A newly-lit prescribed fire consumes a surface layer of pine needles and leaf litter as it pulls away from a narrow firebreak on a steep slope above the Flint River. It leaves an arresting scene in its wake. Beneath a clear blue March sky, smoke billowing from a deep layer of smoldering organic matter, known as “duff,” appears almost snow-like in contrast to the glowing flame front and dull ember of sunlight. As ignition continues down the hill, smoke fills the air and fire rapidly blackens an ever-widening area, further securing the narrow “handline” where the fire crew has raked away the duff to expose nonflammable rock and soil.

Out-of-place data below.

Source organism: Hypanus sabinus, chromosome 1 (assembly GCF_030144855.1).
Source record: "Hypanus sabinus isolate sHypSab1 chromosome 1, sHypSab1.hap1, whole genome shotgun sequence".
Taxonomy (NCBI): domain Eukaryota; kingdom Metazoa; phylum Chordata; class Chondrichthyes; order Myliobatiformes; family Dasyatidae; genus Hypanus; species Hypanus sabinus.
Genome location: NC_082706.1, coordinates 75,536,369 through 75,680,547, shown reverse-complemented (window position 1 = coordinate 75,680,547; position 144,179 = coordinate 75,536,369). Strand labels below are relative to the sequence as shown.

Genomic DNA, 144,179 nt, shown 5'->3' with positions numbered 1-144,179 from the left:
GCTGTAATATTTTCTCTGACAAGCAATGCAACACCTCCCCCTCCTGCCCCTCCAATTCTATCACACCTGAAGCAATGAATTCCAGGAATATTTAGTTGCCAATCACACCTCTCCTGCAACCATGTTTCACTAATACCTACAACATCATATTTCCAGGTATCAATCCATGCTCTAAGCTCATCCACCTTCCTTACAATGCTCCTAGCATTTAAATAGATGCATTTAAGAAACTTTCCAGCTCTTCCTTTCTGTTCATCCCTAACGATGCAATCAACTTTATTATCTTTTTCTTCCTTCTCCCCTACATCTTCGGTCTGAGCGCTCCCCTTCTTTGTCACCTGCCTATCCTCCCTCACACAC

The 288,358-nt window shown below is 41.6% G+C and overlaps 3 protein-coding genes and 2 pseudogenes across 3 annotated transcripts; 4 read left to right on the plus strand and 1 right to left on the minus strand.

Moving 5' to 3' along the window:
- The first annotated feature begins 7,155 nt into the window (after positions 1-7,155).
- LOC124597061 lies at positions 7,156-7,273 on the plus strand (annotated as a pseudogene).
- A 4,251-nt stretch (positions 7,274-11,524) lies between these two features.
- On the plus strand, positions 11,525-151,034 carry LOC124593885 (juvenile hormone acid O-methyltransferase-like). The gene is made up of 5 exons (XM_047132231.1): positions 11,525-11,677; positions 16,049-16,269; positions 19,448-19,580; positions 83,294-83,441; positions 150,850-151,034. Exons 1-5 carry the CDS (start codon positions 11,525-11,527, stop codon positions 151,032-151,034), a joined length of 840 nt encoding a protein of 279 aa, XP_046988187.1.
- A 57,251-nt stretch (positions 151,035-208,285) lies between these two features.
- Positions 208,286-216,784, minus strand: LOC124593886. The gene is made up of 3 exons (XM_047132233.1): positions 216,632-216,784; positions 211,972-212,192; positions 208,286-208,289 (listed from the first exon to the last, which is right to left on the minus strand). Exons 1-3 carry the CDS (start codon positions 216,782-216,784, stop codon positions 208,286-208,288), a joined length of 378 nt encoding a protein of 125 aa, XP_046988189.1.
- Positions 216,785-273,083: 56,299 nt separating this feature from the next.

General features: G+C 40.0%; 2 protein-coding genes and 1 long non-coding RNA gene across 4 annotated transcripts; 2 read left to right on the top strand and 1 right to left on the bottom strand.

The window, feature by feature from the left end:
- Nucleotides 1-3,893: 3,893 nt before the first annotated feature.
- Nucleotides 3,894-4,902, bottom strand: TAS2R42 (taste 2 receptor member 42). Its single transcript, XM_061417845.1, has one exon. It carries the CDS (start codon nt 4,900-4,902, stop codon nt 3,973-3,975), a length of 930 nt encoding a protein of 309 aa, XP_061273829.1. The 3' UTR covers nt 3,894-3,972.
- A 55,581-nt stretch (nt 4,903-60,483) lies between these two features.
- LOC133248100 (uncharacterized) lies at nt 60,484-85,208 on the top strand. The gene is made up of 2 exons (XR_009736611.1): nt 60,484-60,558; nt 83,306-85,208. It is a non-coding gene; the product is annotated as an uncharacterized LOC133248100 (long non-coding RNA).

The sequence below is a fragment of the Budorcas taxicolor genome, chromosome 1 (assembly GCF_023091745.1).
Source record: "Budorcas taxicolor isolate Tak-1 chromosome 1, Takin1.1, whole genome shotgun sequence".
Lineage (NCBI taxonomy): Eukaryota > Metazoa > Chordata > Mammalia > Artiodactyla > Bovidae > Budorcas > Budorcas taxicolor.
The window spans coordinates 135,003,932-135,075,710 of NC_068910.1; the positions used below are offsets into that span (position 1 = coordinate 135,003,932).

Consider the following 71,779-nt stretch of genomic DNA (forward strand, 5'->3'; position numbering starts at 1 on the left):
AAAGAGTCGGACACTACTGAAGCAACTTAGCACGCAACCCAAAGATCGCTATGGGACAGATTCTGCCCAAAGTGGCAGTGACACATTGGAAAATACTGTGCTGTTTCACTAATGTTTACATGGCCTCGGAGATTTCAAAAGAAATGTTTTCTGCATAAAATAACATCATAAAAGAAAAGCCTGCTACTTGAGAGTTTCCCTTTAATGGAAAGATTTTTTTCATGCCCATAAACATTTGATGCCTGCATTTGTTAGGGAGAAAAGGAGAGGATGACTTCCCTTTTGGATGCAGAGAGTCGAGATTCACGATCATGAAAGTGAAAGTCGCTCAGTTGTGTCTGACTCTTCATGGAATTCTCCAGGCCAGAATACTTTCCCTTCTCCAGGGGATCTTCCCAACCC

Conducted by the Georgia Department of Natural Resources and partner organizations on private property near the Sprewell Bluff Wildlife Management Area, this fire was designed both to control unwelcome hardwoods and to reduce the heavy layer of duff that had accumulated over decades of fire suppression. Duff must be diminished slowly over the years by repeated “cool” fires such as this one so as not to harm the established longleaf pines. For that reason, this burn followed soon after a rain. Eventually hotter prescribed fires will be welcome as this montane longleaf ecosystem returns to a more historic duff-free condition.
The painting is based on numerous photographs and a short video I made while participating on the burn in 2011.
June 11 - September 11, 2022
Morris Museum of Art
September 22 - October 15, 2022
Ace Franciso Gallery